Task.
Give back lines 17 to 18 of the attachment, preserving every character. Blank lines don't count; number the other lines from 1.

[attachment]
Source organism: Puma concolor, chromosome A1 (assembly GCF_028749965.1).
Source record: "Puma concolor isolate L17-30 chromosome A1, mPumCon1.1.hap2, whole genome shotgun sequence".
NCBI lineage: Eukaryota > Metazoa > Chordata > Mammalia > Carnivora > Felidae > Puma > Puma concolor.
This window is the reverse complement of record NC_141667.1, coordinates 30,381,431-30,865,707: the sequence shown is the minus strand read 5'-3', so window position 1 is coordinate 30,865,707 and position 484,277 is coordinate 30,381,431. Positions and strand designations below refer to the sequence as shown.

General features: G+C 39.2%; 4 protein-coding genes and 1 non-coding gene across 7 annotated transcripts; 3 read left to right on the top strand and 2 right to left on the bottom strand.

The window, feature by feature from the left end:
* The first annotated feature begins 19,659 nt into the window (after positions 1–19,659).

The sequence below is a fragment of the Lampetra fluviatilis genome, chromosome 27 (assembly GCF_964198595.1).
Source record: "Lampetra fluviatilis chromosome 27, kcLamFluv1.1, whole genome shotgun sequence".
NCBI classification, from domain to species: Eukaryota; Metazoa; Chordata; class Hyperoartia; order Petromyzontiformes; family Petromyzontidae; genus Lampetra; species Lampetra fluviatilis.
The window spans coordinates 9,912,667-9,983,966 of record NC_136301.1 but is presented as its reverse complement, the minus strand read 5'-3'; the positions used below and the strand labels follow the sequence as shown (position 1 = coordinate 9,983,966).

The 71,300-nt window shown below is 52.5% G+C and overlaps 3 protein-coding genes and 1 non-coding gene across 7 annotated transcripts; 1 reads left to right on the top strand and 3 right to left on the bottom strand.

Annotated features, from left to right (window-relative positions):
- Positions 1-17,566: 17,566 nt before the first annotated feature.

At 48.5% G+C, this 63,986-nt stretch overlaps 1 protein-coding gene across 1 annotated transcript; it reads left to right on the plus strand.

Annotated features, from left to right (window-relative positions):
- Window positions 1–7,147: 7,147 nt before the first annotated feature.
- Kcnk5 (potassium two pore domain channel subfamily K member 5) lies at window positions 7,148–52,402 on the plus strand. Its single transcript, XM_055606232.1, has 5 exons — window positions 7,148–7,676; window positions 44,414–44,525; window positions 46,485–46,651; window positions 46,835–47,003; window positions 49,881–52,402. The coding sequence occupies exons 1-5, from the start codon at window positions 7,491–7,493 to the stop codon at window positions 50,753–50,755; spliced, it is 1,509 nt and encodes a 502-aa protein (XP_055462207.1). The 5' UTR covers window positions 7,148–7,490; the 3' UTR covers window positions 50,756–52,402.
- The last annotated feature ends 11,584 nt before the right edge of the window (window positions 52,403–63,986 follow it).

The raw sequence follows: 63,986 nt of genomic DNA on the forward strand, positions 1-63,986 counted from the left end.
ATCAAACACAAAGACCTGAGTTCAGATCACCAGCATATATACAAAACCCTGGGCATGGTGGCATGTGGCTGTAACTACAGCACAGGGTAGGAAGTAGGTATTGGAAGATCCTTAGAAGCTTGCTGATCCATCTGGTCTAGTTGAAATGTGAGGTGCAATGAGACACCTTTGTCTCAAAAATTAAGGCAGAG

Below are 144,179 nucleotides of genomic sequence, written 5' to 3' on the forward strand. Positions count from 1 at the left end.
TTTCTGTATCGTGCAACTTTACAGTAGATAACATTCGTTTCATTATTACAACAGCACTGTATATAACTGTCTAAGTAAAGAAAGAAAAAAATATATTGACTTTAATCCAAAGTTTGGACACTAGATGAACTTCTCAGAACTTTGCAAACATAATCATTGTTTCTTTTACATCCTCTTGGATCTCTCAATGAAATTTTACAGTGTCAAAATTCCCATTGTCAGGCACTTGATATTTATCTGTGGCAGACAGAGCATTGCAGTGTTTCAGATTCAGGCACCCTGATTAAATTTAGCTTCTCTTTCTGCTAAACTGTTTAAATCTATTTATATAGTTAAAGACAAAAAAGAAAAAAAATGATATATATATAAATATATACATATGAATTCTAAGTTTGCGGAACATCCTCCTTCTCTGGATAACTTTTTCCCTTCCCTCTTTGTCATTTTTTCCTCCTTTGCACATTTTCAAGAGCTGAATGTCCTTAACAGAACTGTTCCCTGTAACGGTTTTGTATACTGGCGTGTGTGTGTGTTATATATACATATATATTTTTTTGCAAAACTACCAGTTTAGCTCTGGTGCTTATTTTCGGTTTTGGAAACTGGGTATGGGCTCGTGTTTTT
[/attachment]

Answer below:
- Window positions 1–7,147: 7,147 nt before the first annotated feature.
- Kcnk5 (potassium two pore domain channel subfamily K member 5) lies at window positions 7,148–52,402 on the plus strand. Its single transcript, XM_055606232.1, has 5 exons — window positions 7,148–7,676; window positions 44,414–44,525; window positions 46,485–46,651; window positions 46,835–47,003; window positions 49,881–52,402. The coding sequence occupies exons 1-5, from the start codon at window positions 7,491–7,493 to the stop codon at window positions 50,753–50,755; spliced, it is 1,509 nt and encodes a 502-aa protein (XP_055462207.1). The 5' UTR covers window positions 7,148–7,490; the 3' UTR covers window positions 50,756–52,402.